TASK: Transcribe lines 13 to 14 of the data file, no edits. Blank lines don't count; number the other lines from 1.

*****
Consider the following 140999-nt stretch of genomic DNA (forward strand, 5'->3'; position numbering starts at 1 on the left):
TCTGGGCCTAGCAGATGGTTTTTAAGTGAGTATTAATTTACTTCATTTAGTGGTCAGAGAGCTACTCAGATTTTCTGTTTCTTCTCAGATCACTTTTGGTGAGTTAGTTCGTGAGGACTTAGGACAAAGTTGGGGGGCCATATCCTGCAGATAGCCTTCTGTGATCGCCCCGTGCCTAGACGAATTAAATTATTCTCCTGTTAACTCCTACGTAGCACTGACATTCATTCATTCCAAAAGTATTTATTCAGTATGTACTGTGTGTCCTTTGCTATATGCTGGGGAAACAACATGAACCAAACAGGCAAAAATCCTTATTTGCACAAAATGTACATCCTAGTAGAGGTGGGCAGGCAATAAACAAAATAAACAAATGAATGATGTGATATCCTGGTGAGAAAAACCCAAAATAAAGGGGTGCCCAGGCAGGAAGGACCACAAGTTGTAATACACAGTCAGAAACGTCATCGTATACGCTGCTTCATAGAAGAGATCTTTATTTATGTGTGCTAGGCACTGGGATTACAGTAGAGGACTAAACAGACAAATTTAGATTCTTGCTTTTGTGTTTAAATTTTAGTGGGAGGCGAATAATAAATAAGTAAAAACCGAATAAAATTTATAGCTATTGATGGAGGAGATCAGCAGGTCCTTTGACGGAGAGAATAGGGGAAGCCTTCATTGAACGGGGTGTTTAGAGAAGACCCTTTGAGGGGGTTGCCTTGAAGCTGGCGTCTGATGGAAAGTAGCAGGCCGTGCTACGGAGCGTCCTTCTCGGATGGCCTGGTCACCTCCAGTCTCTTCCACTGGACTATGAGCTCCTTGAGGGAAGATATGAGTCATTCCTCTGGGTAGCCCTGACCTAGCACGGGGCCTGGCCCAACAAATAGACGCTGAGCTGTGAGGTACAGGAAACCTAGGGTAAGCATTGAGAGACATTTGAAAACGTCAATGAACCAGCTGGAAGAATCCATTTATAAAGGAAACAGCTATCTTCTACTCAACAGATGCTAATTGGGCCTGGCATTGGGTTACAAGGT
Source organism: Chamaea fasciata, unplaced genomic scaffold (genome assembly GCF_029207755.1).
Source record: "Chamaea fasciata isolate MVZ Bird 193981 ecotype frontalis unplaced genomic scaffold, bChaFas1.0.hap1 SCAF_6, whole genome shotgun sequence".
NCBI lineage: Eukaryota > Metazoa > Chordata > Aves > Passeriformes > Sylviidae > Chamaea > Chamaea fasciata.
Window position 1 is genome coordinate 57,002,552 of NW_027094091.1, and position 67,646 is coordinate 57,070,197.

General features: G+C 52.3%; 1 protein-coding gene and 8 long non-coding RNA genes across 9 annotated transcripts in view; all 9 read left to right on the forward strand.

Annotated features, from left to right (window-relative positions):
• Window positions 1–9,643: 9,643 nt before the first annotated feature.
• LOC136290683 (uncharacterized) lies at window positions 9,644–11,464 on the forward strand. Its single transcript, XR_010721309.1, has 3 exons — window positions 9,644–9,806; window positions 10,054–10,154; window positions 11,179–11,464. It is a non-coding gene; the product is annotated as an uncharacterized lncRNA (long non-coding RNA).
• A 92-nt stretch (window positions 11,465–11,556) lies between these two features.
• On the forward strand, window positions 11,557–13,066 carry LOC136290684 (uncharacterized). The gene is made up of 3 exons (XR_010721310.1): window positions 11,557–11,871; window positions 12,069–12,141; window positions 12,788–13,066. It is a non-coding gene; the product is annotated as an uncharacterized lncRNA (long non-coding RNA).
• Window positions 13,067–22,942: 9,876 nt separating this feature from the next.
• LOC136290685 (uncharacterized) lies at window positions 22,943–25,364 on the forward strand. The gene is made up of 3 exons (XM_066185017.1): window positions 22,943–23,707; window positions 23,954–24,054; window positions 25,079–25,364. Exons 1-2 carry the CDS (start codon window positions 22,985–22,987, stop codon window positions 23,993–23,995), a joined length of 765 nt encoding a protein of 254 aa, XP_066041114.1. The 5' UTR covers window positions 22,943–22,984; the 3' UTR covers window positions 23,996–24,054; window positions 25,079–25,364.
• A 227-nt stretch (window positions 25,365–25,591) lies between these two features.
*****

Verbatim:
• Window positions 13,067–22,942: 9,876 nt separating this feature from the next.
• LOC136290685 (uncharacterized) lies at window positions 22,943–25,364 on the forward strand. The gene is made up of 3 exons (XM_066185017.1): window positions 22,943–23,707; window positions 23,954–24,054; window positions 25,079–25,364. Exons 1-2 carry the CDS (start codon window positions 22,985–22,987, stop codon window positions 23,993–23,995), a joined length of 765 nt encoding a protein of 254 aa, XP_066041114.1. The 5' UTR covers window positions 22,943–22,984; the 3' UTR covers window positions 23,996–24,054; window positions 25,079–25,364.